Nukes at the River Jordan


SAWAQA, Jordan— U.S. plans to help the Kingdom of Jordan become the Arab world’s next nuclear power are raising alarms inside Israel.

The political goal is to promote the nonmilitary use of atomic energy and pressure rogue nuclear programs in Iran and Syria to become more transparent. The U.S. would win economically, too, in any nuclear-cooperation agreement with its closest Arab ally, because American firms could begin exporting nuclear components and know-how to the Mideast country.

“I believe nuclear energy in Jordan will be done in such a way where it is a public-private partnership so everyone can see exactly what’s going on,” Jordan’s King Abdullah II said in an interview. “If we can be the model of transparency, it will push others.”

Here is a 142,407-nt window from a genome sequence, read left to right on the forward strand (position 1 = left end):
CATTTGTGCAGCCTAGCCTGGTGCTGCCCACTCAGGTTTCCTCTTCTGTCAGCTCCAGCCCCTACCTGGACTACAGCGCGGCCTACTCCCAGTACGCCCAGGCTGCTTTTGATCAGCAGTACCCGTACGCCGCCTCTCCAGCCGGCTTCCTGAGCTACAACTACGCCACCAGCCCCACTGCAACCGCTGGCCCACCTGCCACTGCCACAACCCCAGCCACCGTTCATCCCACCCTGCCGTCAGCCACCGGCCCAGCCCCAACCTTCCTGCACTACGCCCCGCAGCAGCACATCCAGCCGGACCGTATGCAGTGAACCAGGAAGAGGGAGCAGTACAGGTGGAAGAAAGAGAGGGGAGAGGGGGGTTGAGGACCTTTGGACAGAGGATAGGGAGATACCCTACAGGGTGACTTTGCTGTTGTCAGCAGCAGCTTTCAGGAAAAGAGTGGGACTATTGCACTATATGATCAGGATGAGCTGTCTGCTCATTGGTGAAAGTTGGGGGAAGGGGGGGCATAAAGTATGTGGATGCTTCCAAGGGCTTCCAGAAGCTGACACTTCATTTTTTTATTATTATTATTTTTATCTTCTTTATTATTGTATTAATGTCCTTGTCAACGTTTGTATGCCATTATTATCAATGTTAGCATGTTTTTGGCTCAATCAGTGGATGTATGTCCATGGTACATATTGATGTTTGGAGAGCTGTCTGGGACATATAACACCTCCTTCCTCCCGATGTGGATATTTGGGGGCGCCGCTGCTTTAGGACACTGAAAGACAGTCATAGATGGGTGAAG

But Colonel Uri Elezar of the Israel Security Service, known as the Shin Bet, believes the opposite will happen. “The U.S. will ignite a nuclear arms race in an already explosive Middle East and only only accelerate the mad march toward Armageddon.”

French contractors are already conducting feasibility studies outside the port city of Aqaba near the Israeli border for Jordan’s first nuclear-power reactor. Aqaba, however, lies close to a seismic fault line.

“The entire Jordan Valley is a web of seismic fault lines,” Elezar noted. “It has been for thousands of years. The last thing the world needs is a nuclear reactor here. A catastrophe could bring down not only the walls of Jericho but Jerusalem, Amman and whatever fragile peace exists in the Middle East.”